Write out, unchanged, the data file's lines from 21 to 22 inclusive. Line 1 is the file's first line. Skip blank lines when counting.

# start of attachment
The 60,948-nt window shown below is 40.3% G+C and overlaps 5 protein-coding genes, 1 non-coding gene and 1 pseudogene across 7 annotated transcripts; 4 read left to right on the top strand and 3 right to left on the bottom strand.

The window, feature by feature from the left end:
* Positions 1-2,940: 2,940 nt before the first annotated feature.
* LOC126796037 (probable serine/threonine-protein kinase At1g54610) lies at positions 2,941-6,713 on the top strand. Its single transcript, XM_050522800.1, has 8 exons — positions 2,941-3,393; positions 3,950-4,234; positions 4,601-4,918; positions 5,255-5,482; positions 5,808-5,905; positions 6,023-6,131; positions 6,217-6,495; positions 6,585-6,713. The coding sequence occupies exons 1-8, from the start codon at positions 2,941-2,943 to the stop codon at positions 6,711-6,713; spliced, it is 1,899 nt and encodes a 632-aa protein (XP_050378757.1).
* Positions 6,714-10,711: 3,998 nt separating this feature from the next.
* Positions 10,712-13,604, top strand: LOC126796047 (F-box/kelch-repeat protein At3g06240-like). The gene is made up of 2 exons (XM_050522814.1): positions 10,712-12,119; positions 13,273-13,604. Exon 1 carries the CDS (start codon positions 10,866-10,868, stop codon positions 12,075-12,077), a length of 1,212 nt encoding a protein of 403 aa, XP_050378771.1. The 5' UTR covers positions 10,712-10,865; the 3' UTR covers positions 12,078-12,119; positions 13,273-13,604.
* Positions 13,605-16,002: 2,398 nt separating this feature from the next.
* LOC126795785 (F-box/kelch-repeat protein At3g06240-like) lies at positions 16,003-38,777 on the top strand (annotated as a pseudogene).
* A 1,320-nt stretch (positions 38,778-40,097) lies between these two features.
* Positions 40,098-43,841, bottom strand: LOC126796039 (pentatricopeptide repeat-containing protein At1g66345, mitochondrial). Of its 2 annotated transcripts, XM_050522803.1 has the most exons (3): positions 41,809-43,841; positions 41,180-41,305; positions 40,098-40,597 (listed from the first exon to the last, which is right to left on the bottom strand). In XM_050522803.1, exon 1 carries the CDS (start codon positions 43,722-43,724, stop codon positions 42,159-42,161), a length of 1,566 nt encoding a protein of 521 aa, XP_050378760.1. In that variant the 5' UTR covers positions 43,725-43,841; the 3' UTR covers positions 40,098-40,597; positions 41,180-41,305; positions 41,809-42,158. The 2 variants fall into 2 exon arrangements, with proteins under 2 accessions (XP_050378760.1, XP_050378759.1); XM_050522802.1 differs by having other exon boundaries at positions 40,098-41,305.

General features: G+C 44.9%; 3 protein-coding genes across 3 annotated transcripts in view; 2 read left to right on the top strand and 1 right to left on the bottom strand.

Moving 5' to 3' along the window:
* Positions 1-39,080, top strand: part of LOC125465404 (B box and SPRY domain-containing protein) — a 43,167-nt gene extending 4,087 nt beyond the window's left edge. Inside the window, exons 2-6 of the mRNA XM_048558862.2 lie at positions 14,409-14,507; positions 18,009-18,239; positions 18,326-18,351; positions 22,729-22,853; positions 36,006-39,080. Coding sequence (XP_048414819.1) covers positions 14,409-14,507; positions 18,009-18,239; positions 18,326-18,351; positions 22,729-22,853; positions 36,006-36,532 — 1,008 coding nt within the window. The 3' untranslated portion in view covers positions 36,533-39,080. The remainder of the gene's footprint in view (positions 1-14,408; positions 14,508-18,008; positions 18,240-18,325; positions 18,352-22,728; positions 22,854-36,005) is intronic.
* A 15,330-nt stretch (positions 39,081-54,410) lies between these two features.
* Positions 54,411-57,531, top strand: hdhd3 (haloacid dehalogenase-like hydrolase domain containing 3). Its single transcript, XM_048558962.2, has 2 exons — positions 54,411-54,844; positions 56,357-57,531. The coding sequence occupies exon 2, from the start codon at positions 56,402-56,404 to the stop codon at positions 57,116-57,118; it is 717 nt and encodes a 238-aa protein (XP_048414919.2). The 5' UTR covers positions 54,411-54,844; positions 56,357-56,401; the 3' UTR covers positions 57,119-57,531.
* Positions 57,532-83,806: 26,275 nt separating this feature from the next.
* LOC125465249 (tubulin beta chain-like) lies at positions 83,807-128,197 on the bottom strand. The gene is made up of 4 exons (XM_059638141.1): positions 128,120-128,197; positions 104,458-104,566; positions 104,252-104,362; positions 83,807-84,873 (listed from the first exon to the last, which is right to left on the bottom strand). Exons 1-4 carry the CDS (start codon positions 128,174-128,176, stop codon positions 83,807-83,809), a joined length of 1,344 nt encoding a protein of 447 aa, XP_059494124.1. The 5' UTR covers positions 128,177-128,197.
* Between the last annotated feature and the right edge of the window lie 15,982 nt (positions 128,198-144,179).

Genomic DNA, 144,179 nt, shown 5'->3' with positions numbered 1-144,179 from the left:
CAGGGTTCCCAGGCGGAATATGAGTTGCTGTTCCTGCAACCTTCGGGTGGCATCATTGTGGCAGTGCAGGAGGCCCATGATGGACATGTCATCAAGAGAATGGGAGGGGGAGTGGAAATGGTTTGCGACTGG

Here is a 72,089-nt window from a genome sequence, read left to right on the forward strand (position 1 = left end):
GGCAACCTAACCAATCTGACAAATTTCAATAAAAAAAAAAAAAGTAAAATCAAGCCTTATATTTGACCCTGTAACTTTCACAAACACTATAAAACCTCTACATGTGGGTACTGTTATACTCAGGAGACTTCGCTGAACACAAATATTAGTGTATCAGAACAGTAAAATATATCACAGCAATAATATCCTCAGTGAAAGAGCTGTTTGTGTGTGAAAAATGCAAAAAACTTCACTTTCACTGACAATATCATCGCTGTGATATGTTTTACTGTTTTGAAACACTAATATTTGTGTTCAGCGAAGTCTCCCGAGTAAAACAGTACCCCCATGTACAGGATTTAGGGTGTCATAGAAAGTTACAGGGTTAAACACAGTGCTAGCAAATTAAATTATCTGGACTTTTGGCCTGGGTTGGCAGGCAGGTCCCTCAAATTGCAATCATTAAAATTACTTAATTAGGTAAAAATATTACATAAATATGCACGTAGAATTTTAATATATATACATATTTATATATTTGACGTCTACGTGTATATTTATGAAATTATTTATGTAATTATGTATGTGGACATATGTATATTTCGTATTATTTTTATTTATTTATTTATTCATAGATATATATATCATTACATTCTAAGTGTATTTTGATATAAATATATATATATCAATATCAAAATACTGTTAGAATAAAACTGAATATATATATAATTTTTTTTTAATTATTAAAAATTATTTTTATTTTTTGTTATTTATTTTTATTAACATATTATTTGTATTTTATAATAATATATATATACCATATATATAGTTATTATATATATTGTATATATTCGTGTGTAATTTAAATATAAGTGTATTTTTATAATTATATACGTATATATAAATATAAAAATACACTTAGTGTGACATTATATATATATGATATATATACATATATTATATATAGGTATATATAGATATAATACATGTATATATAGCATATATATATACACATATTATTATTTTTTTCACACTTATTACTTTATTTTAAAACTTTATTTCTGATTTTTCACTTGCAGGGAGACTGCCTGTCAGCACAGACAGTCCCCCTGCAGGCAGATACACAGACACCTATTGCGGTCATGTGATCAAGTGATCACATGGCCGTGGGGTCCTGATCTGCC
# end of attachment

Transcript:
Here is a 72,089-nt window from a genome sequence, read left to right on the forward strand (position 1 = left end):
GGCAACCTAACCAATCTGACAAATTTCAATAAAAAAAAAAAAAGTAAAATCAAGCCTTATATTTGACCCTGTAACTTTCACAAACACTATAAAACCTCTACATGTGGGTACTGTTATACTCAGGAGACTTCGCTGAACACAAATATTAGTGTATCAGAACAGTAAAATATATCACAGCAATAATATCCTCAGTGAAAGAGCTGTTTGTGTGTGAAAAATGCAAAAAACTTCACTTTCACTGACAATATCATCGCTGTGATATGTTTTACTGTTTTGAAACACTAATATTTGTGTTCAGCGAAGTCTCCCGAGTAAAACAGTACCCCCATGTACAGGATTTAGGGTGTCATAGAAAGTTACAGGGTTAAACACAGTGCTAGCAAATTAAATTATCTGGACTTTTGGCCTGGGTTGGCAGGCAGGTCCCTCAAATTGCAATCATTAAAATTACTTAATTAGGTAAAAATATTACATAAATATGCACGTAGAATTTTAATATATATACATATTTATATATTTGACGTCTACGTGTATATTTATGAAATTATTTATGTAATTATGTATGTGGACATATGTATATTTCGTATTATTTTTATTTATTTATTTATTCATAGATATATATATCATTACATTCTAAGTGTATTTTGATATAAATATATATATATCAATATCAAAATACTGTTAGAATAAAACTGAATATATATATAATTTTTTTTTAATTATTAAAAATTATTTTTATTTTTTGTTATTTATTTTTATTAACATATTATTTGTATTTTATAATAATATATATATACCATATATATAGTTATTATATATATTGTATATATTCGTGTGTAATTTAAATATAAGTGTATTTTTATAATTATATACGTATATATAAATATAAAAATACACTTAGTGTGACATTATATATATATGATATATATACATATATTATATATAGGTATATATAGATATAATACATGTATATATAGCATATATATATACACATATTATTATTTTTTTCACACTTATTACTTTATTTTAAAACTTTATTTCTGATTTTTCACTTGCAGGGAGACTGCCTGTCAGCACAGACAGTCCCCCTGCAGGCAGATACACAGACACCTATTGCGGTCATGTGATCAAGTGATCACATGGCCGTGGGGTCCTGATCTGCC